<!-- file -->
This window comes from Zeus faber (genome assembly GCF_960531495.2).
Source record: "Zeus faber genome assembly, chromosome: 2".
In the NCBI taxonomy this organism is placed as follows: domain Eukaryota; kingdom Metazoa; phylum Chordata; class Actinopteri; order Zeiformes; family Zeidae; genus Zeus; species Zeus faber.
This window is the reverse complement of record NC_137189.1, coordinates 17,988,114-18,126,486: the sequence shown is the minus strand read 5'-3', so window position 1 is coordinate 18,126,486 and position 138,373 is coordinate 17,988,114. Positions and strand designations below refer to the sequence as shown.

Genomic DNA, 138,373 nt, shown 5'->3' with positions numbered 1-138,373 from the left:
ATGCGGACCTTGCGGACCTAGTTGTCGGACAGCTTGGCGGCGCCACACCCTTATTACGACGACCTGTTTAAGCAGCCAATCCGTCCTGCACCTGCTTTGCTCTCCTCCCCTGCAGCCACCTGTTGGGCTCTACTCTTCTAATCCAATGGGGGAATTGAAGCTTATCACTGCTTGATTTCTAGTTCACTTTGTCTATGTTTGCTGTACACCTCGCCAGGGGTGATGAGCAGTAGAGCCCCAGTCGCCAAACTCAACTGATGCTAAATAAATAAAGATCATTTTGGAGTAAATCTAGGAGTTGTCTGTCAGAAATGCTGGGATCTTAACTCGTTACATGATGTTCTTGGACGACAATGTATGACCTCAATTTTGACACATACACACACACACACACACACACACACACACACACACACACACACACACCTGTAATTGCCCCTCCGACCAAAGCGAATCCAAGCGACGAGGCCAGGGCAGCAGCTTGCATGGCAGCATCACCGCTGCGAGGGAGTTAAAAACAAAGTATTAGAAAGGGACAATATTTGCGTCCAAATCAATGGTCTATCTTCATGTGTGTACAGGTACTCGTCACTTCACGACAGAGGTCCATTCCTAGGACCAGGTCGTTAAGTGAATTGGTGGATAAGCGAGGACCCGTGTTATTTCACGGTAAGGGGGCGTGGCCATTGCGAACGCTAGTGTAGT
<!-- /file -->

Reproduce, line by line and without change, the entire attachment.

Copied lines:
This window comes from Zeus faber (genome assembly GCF_960531495.2).
Source record: "Zeus faber genome assembly, chromosome: 2".
In the NCBI taxonomy this organism is placed as follows: domain Eukaryota; kingdom Metazoa; phylum Chordata; class Actinopteri; order Zeiformes; family Zeidae; genus Zeus; species Zeus faber.
This window is the reverse complement of record NC_137189.1, coordinates 17,988,114-18,126,486: the sequence shown is the minus strand read 5'-3', so window position 1 is coordinate 18,126,486 and position 138,373 is coordinate 17,988,114. Positions and strand designations below refer to the sequence as shown.

Genomic DNA, 138,373 nt, shown 5'->3' with positions numbered 1-138,373 from the left:
ATGCGGACCTTGCGGACCTAGTTGTCGGACAGCTTGGCGGCGCCACACCCTTATTACGACGACCTGTTTAAGCAGCCAATCCGTCCTGCACCTGCTTTGCTCTCCTCCCCTGCAGCCACCTGTTGGGCTCTACTCTTCTAATCCAATGGGGGAATTGAAGCTTATCACTGCTTGATTTCTAGTTCACTTTGTCTATGTTTGCTGTACACCTCGCCAGGGGTGATGAGCAGTAGAGCCCCAGTCGCCAAACTCAACTGATGCTAAATAAATAAAGATCATTTTGGAGTAAATCTAGGAGTTGTCTGTCAGAAATGCTGGGATCTTAACTCGTTACATGATGTTCTTGGACGACAATGTATGACCTCAATTTTGACACATACACACACACACACACACACACACACACACACACACACACACACACACCTGTAATTGCCCCTCCGACCAAAGCGAATCCAAGCGACGAGGCCAGGGCAGCAGCTTGCATGGCAGCATCACCGCTGCGAGGGAGTTAAAAACAAAGTATTAGAAAGGGACAATATTTGCGTCCAAATCAATGGTCTATCTTCATGTGTGTACAGGTACTCGTCACTTCACGACAGAGGTCCATTCCTAGGACCAGGTCGTTAAGTGAATTGGTGGATAAGCGAGGACCCGTGTTATTTCACGGTAAGGGGGCGTGGCCATTGCGAACGCTAGTGTAGT